Grassley Writes to Congressional Leaders, Vice President on Smithsonian Problems
M E M O RA N D U M
To: Reporters and Editors
Re: Smithsonian spending, governance
Da: Monday, Feb. 26, 2007
Sen. Chuck Grassley, ranking member of the Committee on Finance, with jurisdiction over tax policy including tax-exempt groups, continues to question the Smithsonian secretary’s spending and board governance. Today, Grassley sent letters to the House and Senate leaders and Vice President Cheney on these issues, following his letter last week to Chief Justice John G. Roberts Jr., who serves as chancellor of the Smithsonian Institution. Grassley has been conducting a broad-based review of tax-exempt organizations to look out for the credibility of tax-exempt status since 2001. He made the following comment on today’s letters. The text of the letters follows.
“It seems to me the Smithsonian has some of the same problems I’ve seen at other charities. The top executive appears to have arranged a sweet deal for himself, apparently charmed his board of regents into signing off on that deal, and done a lot of it without any effective oversight from a permanent, independent inspector general. The Smithsonian can find money to give the director $1.15 million to make his house available for official functions, but can’t protect national treasures from a leaky roof. Adding insult to injury, the Smithsonian tried and nearly succeeded in keeping its inspector general’s assessment of the secretary’s spending abuses under lock and key. That’s unheard of from a governmental entity that receives 70 percent of its funding from taxpayers. In the next few days and weeks, I plan to see what I can do to stop spending abuses and improve public accountability from the Smithsonian. One idea is whether the upcoming federal budget resolution should limit or redirect Smithsonian funding. Maybe the secretary’s ‘slush fund’ needs to protect national treasures from snow melt. I worry that the Smithsonian is more concerned about funding private planes for executives than protecting the Wright brothers’ plane for posterity. Another idea is introducing legislation to improve governance from the board of regents, similar to my legislation on the Red Cross. As far as I can tell, Congress hasn’t taken a serious look at the Smithsonian’s governing statute in a hundred years.”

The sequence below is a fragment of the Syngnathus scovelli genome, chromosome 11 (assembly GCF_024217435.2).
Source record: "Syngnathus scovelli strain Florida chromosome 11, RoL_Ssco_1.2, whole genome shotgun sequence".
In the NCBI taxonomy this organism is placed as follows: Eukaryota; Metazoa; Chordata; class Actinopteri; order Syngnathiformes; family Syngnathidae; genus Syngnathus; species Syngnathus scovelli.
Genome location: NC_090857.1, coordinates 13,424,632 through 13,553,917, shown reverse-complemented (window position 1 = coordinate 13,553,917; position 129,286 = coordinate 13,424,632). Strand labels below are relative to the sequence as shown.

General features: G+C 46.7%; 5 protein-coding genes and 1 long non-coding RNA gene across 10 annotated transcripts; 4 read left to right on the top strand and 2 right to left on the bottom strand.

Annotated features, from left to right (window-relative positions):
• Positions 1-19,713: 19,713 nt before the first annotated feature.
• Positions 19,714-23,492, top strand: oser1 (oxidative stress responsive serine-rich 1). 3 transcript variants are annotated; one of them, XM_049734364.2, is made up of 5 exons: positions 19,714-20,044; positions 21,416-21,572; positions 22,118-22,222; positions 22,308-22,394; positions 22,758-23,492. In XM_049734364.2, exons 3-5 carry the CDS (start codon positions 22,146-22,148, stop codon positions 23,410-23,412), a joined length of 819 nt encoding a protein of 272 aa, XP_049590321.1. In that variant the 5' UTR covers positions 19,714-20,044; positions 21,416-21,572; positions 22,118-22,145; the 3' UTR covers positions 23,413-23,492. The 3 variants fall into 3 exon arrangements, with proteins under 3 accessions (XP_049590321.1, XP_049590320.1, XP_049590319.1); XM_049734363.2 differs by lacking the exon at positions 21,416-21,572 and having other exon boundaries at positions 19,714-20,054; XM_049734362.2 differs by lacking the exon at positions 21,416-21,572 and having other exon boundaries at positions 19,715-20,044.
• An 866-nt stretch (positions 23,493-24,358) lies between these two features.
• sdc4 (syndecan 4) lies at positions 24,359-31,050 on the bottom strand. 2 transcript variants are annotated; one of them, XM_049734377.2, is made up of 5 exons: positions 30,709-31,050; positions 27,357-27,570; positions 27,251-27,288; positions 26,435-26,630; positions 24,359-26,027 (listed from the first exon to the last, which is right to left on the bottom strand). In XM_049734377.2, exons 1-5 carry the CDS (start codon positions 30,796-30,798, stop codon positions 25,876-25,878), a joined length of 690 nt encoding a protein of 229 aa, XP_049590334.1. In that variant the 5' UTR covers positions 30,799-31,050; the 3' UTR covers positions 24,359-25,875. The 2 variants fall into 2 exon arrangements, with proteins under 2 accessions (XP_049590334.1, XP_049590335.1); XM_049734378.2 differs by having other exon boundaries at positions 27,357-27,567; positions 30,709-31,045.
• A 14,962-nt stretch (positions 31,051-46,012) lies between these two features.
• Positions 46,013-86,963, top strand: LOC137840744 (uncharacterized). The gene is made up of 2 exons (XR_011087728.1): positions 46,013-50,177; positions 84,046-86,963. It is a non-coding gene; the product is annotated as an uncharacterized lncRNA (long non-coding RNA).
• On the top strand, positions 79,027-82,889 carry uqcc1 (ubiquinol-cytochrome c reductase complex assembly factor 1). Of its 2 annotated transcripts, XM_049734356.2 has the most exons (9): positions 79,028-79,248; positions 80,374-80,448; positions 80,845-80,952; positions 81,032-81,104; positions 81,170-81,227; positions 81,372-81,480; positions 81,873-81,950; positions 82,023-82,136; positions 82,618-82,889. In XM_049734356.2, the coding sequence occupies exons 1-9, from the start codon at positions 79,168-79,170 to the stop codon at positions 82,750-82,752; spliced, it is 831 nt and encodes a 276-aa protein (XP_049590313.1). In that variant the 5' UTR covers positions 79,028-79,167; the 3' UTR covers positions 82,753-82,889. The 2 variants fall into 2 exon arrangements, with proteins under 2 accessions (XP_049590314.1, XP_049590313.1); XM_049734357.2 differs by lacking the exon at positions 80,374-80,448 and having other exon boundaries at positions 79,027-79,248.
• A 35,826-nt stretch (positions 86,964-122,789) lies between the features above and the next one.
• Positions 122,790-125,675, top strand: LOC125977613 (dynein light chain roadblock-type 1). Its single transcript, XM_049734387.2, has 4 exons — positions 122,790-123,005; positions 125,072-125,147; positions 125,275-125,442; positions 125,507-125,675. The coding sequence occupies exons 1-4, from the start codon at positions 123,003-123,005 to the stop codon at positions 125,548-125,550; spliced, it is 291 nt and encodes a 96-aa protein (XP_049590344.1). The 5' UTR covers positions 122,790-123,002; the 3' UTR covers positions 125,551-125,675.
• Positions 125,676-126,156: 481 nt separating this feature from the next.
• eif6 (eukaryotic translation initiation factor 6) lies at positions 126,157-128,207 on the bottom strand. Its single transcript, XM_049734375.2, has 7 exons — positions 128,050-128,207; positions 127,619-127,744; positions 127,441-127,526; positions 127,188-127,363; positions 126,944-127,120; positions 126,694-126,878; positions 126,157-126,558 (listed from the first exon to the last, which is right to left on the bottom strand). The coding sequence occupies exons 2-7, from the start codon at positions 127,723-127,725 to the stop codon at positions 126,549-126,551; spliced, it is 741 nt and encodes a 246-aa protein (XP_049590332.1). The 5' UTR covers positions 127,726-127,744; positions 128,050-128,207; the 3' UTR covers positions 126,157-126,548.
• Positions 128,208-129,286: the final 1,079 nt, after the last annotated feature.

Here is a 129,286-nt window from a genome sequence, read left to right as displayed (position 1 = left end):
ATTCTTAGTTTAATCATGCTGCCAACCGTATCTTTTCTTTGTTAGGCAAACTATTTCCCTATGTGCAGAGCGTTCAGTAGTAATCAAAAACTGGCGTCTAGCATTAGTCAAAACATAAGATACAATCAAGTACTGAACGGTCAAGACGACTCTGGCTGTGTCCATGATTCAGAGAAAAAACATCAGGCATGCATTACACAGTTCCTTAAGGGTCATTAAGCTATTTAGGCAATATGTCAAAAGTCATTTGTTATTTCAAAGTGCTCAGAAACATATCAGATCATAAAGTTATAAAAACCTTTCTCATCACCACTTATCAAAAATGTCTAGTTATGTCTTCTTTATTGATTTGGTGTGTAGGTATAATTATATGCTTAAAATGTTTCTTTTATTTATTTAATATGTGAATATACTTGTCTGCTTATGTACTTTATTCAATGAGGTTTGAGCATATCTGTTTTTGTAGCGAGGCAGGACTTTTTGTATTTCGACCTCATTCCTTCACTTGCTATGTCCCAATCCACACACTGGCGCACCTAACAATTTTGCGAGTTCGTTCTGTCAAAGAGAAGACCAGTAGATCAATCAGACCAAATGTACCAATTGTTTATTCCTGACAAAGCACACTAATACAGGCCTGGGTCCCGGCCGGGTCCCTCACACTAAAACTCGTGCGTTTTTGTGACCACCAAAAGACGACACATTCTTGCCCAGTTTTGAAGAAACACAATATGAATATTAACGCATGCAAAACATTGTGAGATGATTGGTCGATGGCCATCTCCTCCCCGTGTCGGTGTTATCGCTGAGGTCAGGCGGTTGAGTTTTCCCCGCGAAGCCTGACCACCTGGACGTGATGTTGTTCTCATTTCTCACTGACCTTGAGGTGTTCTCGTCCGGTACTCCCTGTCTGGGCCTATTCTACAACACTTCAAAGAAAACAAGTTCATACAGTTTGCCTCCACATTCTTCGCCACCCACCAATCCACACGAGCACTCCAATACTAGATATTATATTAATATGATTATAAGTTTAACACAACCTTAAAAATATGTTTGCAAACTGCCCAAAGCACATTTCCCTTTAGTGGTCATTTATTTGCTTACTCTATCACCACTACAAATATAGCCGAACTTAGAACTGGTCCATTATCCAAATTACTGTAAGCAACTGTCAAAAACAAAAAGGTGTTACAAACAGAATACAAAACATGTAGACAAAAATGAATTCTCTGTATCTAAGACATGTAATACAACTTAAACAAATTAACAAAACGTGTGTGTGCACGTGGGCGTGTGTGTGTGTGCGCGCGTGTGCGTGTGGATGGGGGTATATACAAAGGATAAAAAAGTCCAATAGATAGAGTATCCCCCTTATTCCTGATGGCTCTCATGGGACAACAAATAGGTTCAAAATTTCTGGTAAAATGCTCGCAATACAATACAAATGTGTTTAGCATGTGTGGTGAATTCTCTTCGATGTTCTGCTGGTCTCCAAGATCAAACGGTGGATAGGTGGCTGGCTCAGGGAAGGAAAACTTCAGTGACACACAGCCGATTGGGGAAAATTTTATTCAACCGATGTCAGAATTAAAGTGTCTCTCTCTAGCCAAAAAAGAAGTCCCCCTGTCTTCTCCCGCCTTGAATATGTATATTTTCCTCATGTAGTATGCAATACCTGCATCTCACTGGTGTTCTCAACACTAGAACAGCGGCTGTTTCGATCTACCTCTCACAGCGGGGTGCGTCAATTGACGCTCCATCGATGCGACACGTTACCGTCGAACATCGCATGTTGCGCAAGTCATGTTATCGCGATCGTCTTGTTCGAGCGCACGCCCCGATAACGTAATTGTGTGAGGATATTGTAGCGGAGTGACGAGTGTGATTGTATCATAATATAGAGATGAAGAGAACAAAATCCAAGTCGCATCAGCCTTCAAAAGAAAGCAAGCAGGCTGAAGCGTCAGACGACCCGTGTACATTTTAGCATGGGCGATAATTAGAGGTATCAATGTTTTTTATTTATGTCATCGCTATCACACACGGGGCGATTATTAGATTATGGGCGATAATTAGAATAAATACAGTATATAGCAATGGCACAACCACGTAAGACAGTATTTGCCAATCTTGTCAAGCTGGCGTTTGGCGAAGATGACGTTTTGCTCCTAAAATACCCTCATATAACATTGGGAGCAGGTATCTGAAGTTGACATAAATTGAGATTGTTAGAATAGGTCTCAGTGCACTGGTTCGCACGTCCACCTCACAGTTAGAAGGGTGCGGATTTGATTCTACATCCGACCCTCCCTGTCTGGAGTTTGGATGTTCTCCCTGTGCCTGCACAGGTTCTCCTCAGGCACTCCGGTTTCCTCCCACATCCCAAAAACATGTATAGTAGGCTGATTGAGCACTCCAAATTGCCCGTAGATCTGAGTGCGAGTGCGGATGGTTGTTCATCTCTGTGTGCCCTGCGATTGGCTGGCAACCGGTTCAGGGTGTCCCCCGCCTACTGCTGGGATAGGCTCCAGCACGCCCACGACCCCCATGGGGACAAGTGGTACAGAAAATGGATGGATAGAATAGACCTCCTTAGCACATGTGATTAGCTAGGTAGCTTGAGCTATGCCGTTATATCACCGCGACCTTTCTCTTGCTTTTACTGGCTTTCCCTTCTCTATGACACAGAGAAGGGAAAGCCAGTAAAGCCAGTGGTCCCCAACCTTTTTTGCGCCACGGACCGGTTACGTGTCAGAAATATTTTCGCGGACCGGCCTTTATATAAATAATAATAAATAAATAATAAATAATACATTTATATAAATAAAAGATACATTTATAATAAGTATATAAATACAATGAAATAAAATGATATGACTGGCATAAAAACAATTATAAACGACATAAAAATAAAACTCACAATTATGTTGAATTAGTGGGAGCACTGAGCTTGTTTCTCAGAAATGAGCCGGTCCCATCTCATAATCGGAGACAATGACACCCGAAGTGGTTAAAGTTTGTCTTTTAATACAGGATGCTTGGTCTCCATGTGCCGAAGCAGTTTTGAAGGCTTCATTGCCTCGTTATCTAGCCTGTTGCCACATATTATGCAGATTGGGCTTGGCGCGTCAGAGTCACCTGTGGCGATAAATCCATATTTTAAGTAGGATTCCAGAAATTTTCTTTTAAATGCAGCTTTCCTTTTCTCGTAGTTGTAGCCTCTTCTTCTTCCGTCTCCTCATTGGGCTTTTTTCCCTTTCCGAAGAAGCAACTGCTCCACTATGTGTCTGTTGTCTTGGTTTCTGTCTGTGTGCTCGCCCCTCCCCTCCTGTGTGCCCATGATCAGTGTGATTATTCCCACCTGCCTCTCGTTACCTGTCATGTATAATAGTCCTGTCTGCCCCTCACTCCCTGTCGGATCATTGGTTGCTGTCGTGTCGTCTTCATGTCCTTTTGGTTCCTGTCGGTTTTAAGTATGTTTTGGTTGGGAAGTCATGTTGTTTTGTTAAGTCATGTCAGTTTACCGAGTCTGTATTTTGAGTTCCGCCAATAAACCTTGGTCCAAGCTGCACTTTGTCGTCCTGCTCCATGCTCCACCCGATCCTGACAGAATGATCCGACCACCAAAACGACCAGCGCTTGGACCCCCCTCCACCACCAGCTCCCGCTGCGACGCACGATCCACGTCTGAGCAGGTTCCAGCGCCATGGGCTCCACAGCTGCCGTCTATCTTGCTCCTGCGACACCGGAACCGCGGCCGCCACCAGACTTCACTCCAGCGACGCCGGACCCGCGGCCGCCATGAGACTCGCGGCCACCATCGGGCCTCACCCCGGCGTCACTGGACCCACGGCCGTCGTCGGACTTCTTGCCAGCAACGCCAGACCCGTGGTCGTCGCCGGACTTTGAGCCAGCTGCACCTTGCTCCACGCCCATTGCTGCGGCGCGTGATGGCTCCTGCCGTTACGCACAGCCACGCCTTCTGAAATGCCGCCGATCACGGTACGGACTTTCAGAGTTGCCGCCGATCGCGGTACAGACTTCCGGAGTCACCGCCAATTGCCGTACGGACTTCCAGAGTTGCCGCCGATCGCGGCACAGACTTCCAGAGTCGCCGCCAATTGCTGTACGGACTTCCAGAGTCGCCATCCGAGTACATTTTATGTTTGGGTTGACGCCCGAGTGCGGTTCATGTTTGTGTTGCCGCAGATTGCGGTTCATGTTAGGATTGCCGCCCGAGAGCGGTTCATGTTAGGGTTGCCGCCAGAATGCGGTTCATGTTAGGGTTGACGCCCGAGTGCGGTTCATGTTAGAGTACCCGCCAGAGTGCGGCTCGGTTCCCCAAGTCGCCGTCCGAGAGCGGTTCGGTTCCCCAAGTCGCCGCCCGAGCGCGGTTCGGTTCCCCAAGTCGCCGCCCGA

February 26, 2007
The Honorable Nancy Pelosi
House of Representatives
The Honorable Harry Reid
Dear Madam Speaker and Leader Reid:
I am writing to you regarding the Smithsonian Institution and its Board of Regents. I recently wrote to the Board of Regents, highlighting serious problems regarding the compensation of the Secretary of the Smithsonian and reimbursement for his expenditures that was exposed by the Inspector General.
The problems at the Smithsonian of private planes, first class travel, and a $193,000 housing allowance to live in a house you own, read more like what we expect from out-of-control CEOs in the private sector, not a public charity established by Congress that receives hundreds of millions of federal dollars.
In the last election, there was much time and energy spent decrying salaries and perks of CEOs and boards that were only too happy to rubber-stamp executive compensation. Thus, I am all the more concerned that by statute it is members of Congress who make up a significant part of the Board of Regents. The majority of those congressional Board of Regents members are effectively appointed by the Speaker of the House and Senate Majority Leader.